Monday, November 7, 2016

Trump's Failure to Disclose Taxes Should be a Disqualifier

By Professor Katherine Pratt

Just days before the presidential election, concerns about Donald Trump’s payment of his tax obligations persist. Recent press coverage has focused on an issue that (at least so far, based on very limited information) probably does not disqualify him to be our president, and has not focused enough on two more fundamental tax issues that disqualify him to be our president.

In the past few days, press coverage has emphasized a technical business tax question: what specific tax strategies did Trump use to generate and preserve $916 million of net operating losses (NOLs), despite massive debt discharge, and were those strategies legally questionable? A front page November 1 New York Times article on this topic asserts that the “stock for debt swap” part of Trump’s overall tax strategy was a new tax “dodge” dreamed up by tax lawyers to avoid debt discharge income (COD) on the cancellation of debt. This characterization of such swaps as a new tax scam is inaccurate. My academic articles on corporate COD explain the long history and theory of the exception and its gradual repeal. Suffice it to say that “stock for debt swaps” in bankruptcy cases were relatively common in the 1980s and early 1990s. Unless there is more to be revealed, Trump’s use of the stock for debt exception to COD does not disqualify him to be president.

But Trump’s conduct regarding two other tax issues does disqualify him to be president.

First, Trump’s continuing failure to disclose his tax returns is a disqualifier. For decades, all other presidential candidates have disclosed their tax returns. As Republican Fred Goldberg (IRS Commissioner under President George H.W. Bush) argues, a candidate who refuses to disclose tax returns has not earned our trust and is not qualified to be our president.

Although Trump claims that he cannot disclose his tax returns because he is being audited, many of Trumps’ tax returns are not under audit. The statute of limitations (SOL) for tax returns is generally three years (or six years if large amounts of income are omitted) from the filing date. This means that the IRS generally has three years to challenge the return and claim that the taxpayer owes additional tax for a specific tax year. In addition, a special rule extends the SOL for years to which NOLs are carried back. Once an audit begins, a taxpayer often consents to extend the SOL, to give the IRS and the taxpayer time to settle the case without a lawsuit. If a taxpayer does not extend the SOL or agree to pay extra tax, the IRS sends the taxpayer a letter that initiates a lawsuit in the US Tax Court. The upshot of this is that Trump’s tax returns for a number of years currently may be in the administrative audit process with the IRS -- but they can’t ALL be in audit. In addition, it is doubtful that the IRS has audited Trump’s most recent income tax return. If, as is likely, his 2015 tax return is not under audit, Trump should disclose it. Also, he should disclose his returns for any earlier years that currently are not under audit.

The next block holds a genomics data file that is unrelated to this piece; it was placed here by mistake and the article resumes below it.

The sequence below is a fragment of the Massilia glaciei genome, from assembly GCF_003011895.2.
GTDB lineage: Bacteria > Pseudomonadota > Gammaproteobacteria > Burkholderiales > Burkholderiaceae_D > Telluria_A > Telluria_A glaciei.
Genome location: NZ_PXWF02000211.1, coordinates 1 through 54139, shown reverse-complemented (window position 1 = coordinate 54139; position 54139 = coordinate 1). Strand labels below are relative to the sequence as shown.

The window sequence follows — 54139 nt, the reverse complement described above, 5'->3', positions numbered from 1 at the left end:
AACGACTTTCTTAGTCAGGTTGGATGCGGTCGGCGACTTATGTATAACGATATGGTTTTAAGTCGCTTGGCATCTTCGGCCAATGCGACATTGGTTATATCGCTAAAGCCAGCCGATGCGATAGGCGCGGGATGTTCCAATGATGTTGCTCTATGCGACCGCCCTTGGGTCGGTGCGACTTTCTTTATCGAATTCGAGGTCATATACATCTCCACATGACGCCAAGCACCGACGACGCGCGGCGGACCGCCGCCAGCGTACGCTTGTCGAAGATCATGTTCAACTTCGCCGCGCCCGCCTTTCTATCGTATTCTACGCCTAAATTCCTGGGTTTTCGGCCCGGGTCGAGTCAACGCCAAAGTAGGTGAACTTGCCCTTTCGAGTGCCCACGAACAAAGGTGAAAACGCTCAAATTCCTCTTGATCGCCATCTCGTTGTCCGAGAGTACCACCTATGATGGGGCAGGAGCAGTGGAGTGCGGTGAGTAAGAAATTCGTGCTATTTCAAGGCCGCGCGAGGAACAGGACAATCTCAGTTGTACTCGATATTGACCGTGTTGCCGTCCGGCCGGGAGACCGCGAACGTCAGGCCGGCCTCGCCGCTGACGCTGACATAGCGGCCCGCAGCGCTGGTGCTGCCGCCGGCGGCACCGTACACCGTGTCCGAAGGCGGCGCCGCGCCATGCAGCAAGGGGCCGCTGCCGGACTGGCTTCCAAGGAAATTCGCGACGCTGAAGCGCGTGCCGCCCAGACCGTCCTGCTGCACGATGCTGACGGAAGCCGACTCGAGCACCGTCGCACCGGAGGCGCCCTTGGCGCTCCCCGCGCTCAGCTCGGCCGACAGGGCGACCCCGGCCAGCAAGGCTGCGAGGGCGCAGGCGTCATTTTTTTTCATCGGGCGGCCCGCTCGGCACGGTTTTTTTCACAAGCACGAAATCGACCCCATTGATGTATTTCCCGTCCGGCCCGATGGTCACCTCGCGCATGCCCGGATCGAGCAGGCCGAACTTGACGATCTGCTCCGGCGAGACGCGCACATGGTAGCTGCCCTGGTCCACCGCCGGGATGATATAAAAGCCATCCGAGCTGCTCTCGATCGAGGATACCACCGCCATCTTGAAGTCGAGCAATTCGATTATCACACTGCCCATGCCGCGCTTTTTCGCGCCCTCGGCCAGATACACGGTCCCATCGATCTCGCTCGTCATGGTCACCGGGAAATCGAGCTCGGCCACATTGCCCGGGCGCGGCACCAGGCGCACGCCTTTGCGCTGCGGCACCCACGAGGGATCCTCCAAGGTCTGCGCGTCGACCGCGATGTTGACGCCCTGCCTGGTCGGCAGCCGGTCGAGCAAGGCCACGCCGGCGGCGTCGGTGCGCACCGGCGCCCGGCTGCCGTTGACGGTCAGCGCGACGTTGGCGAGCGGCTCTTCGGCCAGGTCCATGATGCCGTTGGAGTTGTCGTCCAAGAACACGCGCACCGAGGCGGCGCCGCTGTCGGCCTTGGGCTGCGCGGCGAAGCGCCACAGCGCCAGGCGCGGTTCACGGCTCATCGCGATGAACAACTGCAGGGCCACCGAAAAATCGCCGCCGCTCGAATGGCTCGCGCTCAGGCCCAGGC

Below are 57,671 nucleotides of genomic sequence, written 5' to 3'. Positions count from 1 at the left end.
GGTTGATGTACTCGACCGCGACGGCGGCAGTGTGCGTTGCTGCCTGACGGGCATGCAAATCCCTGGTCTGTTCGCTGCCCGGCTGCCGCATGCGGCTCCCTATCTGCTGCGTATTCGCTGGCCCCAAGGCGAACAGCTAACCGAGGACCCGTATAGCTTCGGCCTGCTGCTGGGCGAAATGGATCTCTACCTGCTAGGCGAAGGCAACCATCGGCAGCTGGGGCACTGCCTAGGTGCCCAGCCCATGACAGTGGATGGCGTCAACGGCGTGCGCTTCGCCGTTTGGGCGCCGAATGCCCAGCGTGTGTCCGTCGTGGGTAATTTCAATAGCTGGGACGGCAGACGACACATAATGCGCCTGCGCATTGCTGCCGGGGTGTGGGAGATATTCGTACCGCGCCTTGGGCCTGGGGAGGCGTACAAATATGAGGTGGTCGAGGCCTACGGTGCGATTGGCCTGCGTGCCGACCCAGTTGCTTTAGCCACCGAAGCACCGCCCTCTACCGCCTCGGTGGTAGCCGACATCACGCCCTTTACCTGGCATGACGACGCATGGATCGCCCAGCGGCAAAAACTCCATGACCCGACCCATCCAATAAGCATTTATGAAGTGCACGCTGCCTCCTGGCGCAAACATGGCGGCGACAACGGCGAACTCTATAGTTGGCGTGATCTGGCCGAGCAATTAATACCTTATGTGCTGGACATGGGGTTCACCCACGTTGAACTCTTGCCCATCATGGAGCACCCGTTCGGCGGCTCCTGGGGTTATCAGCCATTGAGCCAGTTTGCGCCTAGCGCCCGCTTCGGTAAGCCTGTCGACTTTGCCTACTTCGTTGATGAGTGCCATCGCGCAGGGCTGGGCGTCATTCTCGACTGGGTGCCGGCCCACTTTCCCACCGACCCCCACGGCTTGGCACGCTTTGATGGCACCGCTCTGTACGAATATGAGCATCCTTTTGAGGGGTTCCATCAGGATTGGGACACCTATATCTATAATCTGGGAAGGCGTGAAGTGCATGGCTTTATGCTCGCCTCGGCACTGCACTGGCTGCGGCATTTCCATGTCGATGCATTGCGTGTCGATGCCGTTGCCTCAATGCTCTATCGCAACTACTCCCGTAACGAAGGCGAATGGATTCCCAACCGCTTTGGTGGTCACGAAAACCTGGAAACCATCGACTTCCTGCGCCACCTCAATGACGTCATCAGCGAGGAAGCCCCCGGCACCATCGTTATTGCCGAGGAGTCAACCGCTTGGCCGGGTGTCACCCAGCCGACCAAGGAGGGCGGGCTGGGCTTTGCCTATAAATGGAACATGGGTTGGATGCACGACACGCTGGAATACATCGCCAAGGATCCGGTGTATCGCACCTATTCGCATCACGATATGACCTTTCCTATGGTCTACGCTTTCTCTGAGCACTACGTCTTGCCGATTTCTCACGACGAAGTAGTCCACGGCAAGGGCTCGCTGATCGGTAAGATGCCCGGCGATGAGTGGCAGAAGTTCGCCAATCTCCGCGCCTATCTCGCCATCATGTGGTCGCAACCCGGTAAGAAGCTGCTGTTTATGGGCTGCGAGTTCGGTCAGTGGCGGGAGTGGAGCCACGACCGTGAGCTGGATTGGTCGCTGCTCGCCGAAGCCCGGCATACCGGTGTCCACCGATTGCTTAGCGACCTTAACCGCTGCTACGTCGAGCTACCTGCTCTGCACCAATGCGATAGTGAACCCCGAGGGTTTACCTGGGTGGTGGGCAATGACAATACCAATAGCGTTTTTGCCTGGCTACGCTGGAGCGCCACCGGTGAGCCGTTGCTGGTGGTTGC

Second, Fred Goldberg and fellow Republican Michael Graetz (Deputy Assistant Secretary, Tax Policy, under President George H.W. Bush) conclude that Trump likely failed to pay Medicare taxes on salary income he understated. In addition, unless Trump reported all of the salary he was paid for his services as self-employment income, he likely also failed to pay Social Security taxes. (Only disclosure of his self-employment income and other details from his tax returns could refute that conclusion.) Even minimum wage workers pay Social Security and Medicare taxes. Trump’s conduct shows that he shares the view expressed by another famous New York City business tycoon, Leona Helmsley: “only the little people pay taxes.” His avoidance of payroll taxes is an insult to law-abiding, taxpaying Americans and disqualifies him from being our president.

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